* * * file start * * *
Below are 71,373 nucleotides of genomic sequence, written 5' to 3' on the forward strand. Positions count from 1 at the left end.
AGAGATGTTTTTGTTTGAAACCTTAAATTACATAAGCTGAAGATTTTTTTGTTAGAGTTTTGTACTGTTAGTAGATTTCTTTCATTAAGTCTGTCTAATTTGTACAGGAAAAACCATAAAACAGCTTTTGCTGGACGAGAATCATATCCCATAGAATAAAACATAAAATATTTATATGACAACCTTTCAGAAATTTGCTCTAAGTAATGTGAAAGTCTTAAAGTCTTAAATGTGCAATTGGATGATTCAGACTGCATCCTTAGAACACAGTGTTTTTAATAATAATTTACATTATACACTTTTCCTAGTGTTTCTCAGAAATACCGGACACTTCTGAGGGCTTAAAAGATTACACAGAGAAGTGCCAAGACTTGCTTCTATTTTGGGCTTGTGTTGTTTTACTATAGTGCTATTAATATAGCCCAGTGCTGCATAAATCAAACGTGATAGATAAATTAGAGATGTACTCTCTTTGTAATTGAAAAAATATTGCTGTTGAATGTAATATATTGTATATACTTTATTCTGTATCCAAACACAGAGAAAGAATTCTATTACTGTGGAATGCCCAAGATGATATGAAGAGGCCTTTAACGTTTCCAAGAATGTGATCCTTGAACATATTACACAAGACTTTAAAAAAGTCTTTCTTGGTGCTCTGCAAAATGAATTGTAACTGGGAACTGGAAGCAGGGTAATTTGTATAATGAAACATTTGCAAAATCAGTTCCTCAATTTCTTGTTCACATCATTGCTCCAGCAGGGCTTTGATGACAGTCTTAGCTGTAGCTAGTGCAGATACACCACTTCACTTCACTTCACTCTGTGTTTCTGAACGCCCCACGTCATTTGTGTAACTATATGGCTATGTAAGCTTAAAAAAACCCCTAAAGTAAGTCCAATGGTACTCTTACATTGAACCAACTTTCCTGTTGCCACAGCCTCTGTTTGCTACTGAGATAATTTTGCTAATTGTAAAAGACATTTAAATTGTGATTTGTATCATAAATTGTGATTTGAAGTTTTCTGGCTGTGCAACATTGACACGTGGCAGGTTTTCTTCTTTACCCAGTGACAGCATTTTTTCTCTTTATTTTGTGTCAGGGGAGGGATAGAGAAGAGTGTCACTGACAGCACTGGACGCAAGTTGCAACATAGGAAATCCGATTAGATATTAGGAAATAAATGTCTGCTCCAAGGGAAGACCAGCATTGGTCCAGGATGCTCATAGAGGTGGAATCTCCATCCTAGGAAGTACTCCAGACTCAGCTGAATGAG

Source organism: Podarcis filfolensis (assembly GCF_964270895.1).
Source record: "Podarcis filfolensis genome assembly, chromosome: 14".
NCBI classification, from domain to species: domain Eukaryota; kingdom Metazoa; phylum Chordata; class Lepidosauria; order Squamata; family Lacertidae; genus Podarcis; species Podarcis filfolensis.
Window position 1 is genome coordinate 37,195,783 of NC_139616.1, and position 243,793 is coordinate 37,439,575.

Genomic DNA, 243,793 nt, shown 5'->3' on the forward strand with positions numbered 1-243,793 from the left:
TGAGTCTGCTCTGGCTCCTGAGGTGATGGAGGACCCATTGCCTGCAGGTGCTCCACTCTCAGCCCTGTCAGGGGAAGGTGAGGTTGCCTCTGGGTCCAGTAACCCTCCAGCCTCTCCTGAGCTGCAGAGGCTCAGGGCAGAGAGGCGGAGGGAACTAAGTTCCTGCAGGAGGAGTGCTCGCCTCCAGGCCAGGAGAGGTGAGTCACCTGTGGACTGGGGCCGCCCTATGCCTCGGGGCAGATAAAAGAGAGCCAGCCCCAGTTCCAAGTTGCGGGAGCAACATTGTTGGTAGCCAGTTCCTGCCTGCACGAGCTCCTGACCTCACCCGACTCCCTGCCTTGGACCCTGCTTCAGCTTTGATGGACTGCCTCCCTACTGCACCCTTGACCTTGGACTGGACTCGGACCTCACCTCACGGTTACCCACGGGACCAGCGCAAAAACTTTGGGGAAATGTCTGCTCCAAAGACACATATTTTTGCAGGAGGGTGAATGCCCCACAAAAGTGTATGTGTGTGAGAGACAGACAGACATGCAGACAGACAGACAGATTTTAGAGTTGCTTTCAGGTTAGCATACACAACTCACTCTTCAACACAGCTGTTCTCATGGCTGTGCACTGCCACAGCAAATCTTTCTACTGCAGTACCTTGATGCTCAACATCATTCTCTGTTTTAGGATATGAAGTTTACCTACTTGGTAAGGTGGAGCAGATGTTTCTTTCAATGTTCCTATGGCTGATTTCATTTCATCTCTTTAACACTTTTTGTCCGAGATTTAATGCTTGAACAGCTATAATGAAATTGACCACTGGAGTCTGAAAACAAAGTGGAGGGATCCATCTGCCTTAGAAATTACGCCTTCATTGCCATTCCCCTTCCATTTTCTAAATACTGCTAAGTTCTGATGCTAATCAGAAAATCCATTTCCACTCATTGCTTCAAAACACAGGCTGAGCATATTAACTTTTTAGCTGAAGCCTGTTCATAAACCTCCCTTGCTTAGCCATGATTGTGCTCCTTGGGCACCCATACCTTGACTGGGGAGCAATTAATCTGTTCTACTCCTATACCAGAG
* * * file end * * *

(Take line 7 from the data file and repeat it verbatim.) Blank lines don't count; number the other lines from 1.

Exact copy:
Genomic DNA, 243,793 nt, shown 5'->3' on the forward strand with positions numbered 1-243,793 from the left: